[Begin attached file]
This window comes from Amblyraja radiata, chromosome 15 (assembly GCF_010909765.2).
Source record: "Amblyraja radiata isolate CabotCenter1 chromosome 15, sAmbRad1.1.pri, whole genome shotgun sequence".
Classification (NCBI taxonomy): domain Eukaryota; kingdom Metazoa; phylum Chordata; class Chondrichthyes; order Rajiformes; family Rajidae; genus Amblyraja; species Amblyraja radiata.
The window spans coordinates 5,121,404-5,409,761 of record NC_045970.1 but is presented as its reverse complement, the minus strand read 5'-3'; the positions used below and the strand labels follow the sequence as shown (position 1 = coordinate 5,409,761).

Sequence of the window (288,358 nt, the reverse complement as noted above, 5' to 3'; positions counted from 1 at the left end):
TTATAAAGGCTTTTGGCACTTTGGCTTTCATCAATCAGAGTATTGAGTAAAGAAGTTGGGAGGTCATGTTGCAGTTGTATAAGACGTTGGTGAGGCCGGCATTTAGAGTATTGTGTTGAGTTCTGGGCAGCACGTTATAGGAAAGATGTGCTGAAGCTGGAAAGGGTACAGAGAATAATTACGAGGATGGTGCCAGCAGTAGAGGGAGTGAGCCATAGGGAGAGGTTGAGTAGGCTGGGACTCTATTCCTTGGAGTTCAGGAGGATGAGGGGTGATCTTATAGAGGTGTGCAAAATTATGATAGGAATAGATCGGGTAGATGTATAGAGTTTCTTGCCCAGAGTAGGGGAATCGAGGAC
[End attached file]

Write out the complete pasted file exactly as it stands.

This window comes from Amblyraja radiata, chromosome 15 (assembly GCF_010909765.2).
Source record: "Amblyraja radiata isolate CabotCenter1 chromosome 15, sAmbRad1.1.pri, whole genome shotgun sequence".
Classification (NCBI taxonomy): domain Eukaryota; kingdom Metazoa; phylum Chordata; class Chondrichthyes; order Rajiformes; family Rajidae; genus Amblyraja; species Amblyraja radiata.
The window spans coordinates 5,121,404-5,409,761 of record NC_045970.1 but is presented as its reverse complement, the minus strand read 5'-3'; the positions used below and the strand labels follow the sequence as shown (position 1 = coordinate 5,409,761).

Sequence of the window (288,358 nt, the reverse complement as noted above, 5' to 3'; positions counted from 1 at the left end):
TTATAAAGGCTTTTGGCACTTTGGCTTTCATCAATCAGAGTATTGAGTAAAGAAGTTGGGAGGTCATGTTGCAGTTGTATAAGACGTTGGTGAGGCCGGCATTTAGAGTATTGTGTTGAGTTCTGGGCAGCACGTTATAGGAAAGATGTGCTGAAGCTGGAAAGGGTACAGAGAATAATTACGAGGATGGTGCCAGCAGTAGAGGGAGTGAGCCATAGGGAGAGGTTGAGTAGGCTGGGACTCTATTCCTTGGAGTTCAGGAGGATGAGGGGTGATCTTATAGAGGTGTGCAAAATTATGATAGGAATAGATCGGGTAGATGTATAGAGTTTCTTGCCCAGAGTAGGGGAATCGAGGAC